Moreover, the older cases, in the main if not entirely, are distinguishable from the case now submitted. In Cummings v. Cass , 52 N.J.L. 77 (Sup. Ct. 1889), the court said:

"As an additional warranty, that is an addition to the contract, the present representations were clearly inadmissible. So soon, however, as they displayed such features as went to show that through them the contract had been fraudulently induced, and so was unenforceable for that reason, at the election of the defrauded party, the rule excluding parol testimony to enlarge a written contract became inoperative. * * * when the fraudulent affirmations are once proved to exist, the written contract becomes unimportant. * * * The right to prove fraud, in whatever shape it may exist, to avoid written contracts, has been so uniformly recognized that it can hardly be said to have been the subject of serious judicial discussion * * *."

The full import of what is thus expounded by our former Supreme Court is not shown ever to have had the final sanction

[21 NJSuper Page 153]

of our highest tribunal, and on the face of things it therefore appears to have been clearly overruled by Winoka Village v. Tate, supra.

In citing Mayher v. Brunner , 6 N.J. Misc. R. 1066 (Sup. Ct. 1928), plaintiff is probably mislead by the case's generalized dicta. The actual holding appears to be adverse to its point. There one of the seller's representations was that the stucco material in a building was first-class, and another that the buyer would have no trouble with it. The second of these statements the court held to be merged in the written contract of sale, which contained a guarantee of the stucco for one year. It left only the affirmation of first-class material as a ground of action. Gordon v. Schellhorn , 95 N.J. Eq. 563 (Ch. 1924) is likewise distinguishable. The suit there was for rescission of the sale of embroidery machinery which had been advertised for sale together with a lease of the premises where the machinery was installed. Rescission was ordered on the ground that the contingencies governing the obtaining of the lease were not expressed in the contract but concealed by the seller. In the present case, as will appear, the contingencies are fully and openly expressed. My view of Margolies v. Pinnas , 1 N.J. Misc. R. 117 (Sup. Ct. 1923), affirmed 99 N.J.L. 515 (E. & A. 1924), is that parol in that case was admitted not to contradict but to explain the terms of the contract. It is notable, moreover, that the parol there was a means of revealing the usurious illegality of the consideration. In Easy Term Loan Co. v. Silberman , 100 N.J.L. 67 (Sup. Ct. 1924), the question also had to do with illegality of consideration. Another case plaintiff relies on is Newton v. Middleton , 3 N.J. Misc. R. 157 (Sup. Ct. 1925), but there is nothing to show in the case as reported that the matter of water supply, the subject of the inducement there claimed, was mentioned in either the contract of sale or in the deed.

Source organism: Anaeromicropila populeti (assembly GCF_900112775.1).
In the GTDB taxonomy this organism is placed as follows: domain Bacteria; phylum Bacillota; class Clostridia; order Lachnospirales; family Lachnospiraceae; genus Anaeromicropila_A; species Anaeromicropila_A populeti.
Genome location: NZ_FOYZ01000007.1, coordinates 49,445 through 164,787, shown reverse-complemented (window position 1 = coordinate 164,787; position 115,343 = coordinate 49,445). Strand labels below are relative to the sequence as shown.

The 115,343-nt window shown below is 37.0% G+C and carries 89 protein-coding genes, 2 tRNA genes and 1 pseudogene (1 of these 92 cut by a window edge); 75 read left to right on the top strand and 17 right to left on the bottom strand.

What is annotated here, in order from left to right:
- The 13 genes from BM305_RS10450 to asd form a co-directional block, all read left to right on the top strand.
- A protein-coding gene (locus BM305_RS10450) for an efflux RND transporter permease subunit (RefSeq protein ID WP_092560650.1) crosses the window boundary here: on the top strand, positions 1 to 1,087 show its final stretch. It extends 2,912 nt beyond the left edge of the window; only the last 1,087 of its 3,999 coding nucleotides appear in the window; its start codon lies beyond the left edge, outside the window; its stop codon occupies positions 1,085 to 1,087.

The other precedents included in plaintiff's citations are for various reasons equally without bearing on the question. One of them is not concerned at all with an issue of fraud